Note: prior governance knowledge is essential.
Diary of a ransomware attack
- Sunday 4 August 2019 9AM, Sydney – Chief operating officer Lisa Giacomelli, (acting CEO) is notified the point-of-sale system isn’t working. More calls follow. “In under an hour, we knew we were in serious trouble — we had nothing,” says Giacomelli.
- Sunday 4 August 9AM, East Arnhem Land – Deputy chair Shirley Chowdhary, is at the Garma Indigenous culture festival in Arnhem Land. When she turns on her phone that morning, it rings immediately. Giacomelli tells Chowdhary something’s gone very wrong with the YMCA’s computers and no-one can use the system. Chowdhary needs to work fast and touch base with management. She is also acting chair of YMCA NSW because chair Richard Hughes, along with CEO Susannah Le Bron, is attending a global Y conference in London.
- Sunday 4 August 12PM, Melbourne – Servian head of cybersecurity Andrew Gemmell, takes a call from one of the firm’s partners, who has received a call from Chowdhary. The partner outlines the situation to Gemmell, who then calls YMCA’s acting IT manager for details.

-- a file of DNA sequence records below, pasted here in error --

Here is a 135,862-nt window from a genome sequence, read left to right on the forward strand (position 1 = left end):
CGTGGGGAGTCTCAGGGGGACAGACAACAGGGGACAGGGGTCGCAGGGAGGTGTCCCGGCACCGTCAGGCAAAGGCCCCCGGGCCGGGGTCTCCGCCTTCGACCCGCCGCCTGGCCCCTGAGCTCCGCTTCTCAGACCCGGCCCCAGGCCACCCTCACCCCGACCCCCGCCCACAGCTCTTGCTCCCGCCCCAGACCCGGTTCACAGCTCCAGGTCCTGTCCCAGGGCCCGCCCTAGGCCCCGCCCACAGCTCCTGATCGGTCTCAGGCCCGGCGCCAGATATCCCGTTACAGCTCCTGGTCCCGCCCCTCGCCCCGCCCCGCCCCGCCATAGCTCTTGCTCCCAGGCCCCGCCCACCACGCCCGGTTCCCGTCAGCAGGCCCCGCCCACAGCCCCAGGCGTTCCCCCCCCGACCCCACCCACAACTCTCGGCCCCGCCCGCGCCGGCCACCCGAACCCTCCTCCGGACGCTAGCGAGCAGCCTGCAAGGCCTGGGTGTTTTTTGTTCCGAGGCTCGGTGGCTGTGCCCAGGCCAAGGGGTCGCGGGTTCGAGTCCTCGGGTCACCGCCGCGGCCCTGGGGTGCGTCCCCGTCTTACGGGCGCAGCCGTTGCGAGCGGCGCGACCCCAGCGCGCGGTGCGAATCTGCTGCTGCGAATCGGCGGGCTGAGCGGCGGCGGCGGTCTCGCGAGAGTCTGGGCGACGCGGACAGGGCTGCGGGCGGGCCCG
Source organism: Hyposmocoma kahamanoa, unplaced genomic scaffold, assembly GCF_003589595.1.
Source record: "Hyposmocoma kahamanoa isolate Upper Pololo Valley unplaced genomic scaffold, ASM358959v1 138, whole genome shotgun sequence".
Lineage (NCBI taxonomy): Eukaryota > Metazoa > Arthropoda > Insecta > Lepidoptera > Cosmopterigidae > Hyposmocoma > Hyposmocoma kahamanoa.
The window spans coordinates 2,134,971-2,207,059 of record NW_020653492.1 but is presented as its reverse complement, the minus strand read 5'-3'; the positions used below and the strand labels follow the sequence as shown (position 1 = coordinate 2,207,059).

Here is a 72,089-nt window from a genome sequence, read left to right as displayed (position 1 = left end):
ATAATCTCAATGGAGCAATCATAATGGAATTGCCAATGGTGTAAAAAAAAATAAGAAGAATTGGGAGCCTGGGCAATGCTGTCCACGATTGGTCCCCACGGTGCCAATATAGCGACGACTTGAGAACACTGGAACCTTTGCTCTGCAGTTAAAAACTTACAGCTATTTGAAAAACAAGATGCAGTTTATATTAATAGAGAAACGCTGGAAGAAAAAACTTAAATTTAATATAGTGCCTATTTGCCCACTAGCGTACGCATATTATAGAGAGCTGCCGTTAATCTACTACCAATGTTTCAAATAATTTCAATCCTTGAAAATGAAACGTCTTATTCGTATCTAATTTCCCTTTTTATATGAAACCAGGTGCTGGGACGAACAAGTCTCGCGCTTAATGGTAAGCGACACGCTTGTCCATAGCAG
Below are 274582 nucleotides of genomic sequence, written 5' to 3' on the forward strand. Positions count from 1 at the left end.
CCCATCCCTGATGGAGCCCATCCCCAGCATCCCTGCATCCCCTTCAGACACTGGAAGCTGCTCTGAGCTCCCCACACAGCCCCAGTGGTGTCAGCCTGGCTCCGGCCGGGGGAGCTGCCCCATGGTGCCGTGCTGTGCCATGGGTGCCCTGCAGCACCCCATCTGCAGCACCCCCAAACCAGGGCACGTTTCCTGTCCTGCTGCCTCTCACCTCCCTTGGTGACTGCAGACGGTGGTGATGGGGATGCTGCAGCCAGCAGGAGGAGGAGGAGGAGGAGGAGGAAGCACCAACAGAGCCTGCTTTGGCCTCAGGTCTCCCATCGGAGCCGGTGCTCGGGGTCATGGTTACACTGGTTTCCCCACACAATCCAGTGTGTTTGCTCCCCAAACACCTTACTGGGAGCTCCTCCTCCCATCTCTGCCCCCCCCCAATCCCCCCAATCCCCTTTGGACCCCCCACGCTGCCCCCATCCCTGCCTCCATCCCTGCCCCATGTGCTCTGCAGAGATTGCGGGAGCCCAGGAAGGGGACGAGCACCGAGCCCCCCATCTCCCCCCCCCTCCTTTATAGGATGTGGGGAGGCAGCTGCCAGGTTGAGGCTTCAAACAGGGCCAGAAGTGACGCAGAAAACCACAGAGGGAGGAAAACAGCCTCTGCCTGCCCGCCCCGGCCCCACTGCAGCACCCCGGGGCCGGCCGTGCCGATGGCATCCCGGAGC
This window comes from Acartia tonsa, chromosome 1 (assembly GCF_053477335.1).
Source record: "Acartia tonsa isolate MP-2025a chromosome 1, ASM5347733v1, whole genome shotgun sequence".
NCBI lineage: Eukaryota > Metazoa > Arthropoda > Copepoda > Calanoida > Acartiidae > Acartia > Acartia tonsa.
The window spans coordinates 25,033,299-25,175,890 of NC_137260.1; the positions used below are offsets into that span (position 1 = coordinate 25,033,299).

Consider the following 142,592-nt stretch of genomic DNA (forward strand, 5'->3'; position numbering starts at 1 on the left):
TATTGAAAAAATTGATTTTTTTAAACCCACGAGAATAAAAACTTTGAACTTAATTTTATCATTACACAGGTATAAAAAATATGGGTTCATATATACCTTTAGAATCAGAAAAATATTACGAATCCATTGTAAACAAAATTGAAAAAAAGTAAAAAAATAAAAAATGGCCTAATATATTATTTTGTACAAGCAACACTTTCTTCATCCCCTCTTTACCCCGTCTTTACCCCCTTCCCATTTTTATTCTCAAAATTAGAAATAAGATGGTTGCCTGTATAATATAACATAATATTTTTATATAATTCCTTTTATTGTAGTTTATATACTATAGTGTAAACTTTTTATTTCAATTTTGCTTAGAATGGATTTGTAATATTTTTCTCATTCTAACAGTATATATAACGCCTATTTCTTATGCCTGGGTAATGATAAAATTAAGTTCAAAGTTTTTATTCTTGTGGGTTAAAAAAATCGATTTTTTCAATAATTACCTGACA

- Sunday 4 August PM, Sydney – IT specialists start work in the YMCA, data centre and, in round-the-clock shifts during the next two days, find evidence of Ryuk ransomware (which has been associated with North Korea) on its computers. They try to restore systems while preserving digital forensic evidence.
- Monday 5 August AM, Sydney – YMCA board meets,. Chowdhary dials in from Arnhem Land, the chair and CEO from London. The board decides not to contact attackers (the quantum of the ransom was hence never revealed) and recommends Servian continues to work on the problem. YMCA critical incident response team (executives and external specialist consultants) reviews what has happened to ensure mistakes are not replicated during the recovery process. Most YMCA services remain open, operated manually. Attack is reported externally, including to AFP, Australian Privacy Commissioner, NSW government and regulators.
- Tuesday 6 August, Sydney – IT specialists realise they can’t reverse the encryption, triggered by the ransomware, but the board determines that they will not pay a ransom and recommends the systems are rebuilt from scratch. The regular back-up and disaster recovery centre have also been encrypted in the attack, but a back-up to tape — completed on 2 August — remains intact. YMCA IT team and specialists rebuild the systems using the data on the tapes.
- Wednesday 7 August, Sydney – Chowdhary announces, on website/social media that the Y was subject to a ransomware attack and is working with cybersecurity experts to determine the cause and ensure systems are operational as soon as possible The communication makes clear no customer or other data was compromised.
- Friday 9 August, Sydney – The core system, running YMCA children’s centres is moved to a cloud-based solution to restore services.
- Monday 26 August AM, Sydney – All YMCA systems, are restored and fully operational.